“What’s your name?” I asked.
“Morphine”, he said.
“Like the drug?”
“Morphine, like the drug”, he echoed.
I smiled. He smiled back and retorted “Maybe, just maybe, I could be your analgesia”.
“Did you just try to feed me more than 85 decibels?”,(because they said more than 85 decibels can damage the ear) my friend remarked after a roller coaster ride at one of the local amusement parks. Well, she didn’t actually say that.
She said “Please, huwag ka nang sumigaw”, (Please stop screaming!). I told her I’ve not screamed that loud for a long time. And she looked at me confused almost always saying “So, that’s an excuse?”. Because it seemed like I did not breathe for two minutes just to scream.
And I thought about some days when I wanted to scream real hard — out of happiness and sometimes out of frustration, sometimes, out of fear. Like last Monday, when my best friend relayed to me a good news and both my parents said “Very good”. Like I was in grade school again, wanting for acknowledgement for a job well done. Like some days when you’re pissed off about something work related. (only now, you don’t have work, so you have nothing to scream about).
It has been an exhilarating, almost liberating feeling.Maybe I should scream more often. Maybe there’s a space in there where my words could scream —-freely. Maybe there’s a void in there where you could fill me in.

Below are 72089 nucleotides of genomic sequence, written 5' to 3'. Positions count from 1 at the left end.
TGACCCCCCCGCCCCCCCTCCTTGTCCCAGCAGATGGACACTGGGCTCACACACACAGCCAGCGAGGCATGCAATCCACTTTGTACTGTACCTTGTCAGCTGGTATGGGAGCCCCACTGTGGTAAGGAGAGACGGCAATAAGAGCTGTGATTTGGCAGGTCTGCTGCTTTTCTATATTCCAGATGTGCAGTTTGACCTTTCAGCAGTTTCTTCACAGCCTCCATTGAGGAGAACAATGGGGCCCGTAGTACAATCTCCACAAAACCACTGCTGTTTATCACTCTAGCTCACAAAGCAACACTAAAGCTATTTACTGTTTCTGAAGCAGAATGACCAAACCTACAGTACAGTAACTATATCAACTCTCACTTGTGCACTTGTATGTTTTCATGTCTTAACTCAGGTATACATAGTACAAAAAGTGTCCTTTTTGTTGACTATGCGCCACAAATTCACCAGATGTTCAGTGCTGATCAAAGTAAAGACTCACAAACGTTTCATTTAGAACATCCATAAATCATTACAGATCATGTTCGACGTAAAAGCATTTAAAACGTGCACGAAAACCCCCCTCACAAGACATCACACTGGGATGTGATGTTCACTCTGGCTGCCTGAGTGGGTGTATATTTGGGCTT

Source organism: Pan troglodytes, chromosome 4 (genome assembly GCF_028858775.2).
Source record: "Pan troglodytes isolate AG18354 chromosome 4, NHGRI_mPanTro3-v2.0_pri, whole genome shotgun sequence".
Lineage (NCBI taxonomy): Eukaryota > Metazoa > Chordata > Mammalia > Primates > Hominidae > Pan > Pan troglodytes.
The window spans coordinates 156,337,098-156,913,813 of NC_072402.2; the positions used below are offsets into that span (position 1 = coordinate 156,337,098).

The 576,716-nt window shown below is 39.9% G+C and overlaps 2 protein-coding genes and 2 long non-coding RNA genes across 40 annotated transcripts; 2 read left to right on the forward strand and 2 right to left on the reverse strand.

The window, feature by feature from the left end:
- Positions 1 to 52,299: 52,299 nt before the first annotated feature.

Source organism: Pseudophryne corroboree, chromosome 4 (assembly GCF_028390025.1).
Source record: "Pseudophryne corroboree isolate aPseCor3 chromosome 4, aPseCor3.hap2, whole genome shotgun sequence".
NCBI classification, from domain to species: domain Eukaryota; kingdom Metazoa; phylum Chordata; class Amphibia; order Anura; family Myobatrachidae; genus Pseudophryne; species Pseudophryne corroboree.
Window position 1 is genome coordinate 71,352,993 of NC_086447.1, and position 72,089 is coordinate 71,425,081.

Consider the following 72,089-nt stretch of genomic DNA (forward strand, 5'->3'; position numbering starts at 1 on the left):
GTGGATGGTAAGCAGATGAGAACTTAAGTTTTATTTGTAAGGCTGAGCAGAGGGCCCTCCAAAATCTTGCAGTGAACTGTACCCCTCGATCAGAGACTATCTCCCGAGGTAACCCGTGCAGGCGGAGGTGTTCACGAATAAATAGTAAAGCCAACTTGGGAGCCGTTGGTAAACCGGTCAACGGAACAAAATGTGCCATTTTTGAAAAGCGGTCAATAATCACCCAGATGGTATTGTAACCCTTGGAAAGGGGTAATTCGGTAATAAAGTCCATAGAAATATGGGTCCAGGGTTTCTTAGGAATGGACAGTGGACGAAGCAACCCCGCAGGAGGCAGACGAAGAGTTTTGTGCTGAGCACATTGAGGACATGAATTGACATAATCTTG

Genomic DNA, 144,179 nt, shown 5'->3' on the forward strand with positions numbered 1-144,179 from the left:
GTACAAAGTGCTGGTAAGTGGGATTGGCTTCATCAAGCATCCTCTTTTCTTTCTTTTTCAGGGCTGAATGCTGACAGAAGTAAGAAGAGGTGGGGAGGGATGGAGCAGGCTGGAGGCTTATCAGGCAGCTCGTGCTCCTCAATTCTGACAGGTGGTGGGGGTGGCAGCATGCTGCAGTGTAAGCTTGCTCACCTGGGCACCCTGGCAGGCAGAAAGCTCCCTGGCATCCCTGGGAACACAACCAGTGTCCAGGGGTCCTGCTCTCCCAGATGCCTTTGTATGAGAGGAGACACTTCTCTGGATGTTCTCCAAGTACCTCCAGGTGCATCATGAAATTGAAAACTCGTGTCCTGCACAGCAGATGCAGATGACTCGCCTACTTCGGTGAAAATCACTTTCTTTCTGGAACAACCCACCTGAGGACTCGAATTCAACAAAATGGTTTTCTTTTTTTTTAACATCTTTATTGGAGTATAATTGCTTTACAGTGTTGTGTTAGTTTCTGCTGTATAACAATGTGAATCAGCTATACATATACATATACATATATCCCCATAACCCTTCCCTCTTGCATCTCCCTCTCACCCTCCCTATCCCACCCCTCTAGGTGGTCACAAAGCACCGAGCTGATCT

I handed the piece of paper to the person of authority, with my signature - carefully affixed and the words, woven in a generic manner like those letters you’ve seen before (I’ve gone mainstream everyone). She said “Let’s talk”. It was like in one of those television episodes where the parents ask the daughter to sit down in the cozy almost covered with tension living room to discuss serious matters.
“So, why are you leaving and why in a short notice”, she asked.
I explained and she wasn’t appeased. She said my reasons were vague and tried to probe. But she signed it anyway. I smiled.
I left my cubicle empty. I imagined leaving —Like carrying a folder and some papers, like those corporate people in the movies. But I remembered I was sheltered in a paperless environment (or so i thought) for the past 10 months. It’s all in the technological advancement box I face everyday and some, I committed to memory.
Some expressed sadness and some, amazement. People hug you and say they’ll miss you like they wouldn’t see you again. It was weird, I thought.
“What happened?”, someone asked.
“What happened?”, I echoed. “Life happened” - in a Zoey Deschannel voice from 500 days of Summer. I’m not even sure if I spelled her name right.
I’m trying to overcome quarter life crisis everyone.
I remember you firing a gun one night when I was 5 years old. And then it scared me because I only see those scenes in the boob tube, it never dawned on me that I’d witness it in real life. I remember you lighting one cigarette after cigarette, I didn’t forget, it was how you acquired the disease. I remember you asking for 3 sips of water before you said Hello to Hades.I was your little nurse then. To date, that’s the best reason I could think of when they ask me why I took up Nursing. (But who am I kidding?)
I remember grandmother telling me you were a former police, then you became a leader. You had a flag laid atop your coffin.
I remember being your favorite grandchild because I was the first born of your only daughter. Although you never really said that out loud. And then there are other things that lingers in memory like how you brought and fetched me during my first day at the day care, how you laid on your deathbed, can barely speak but still telling stories.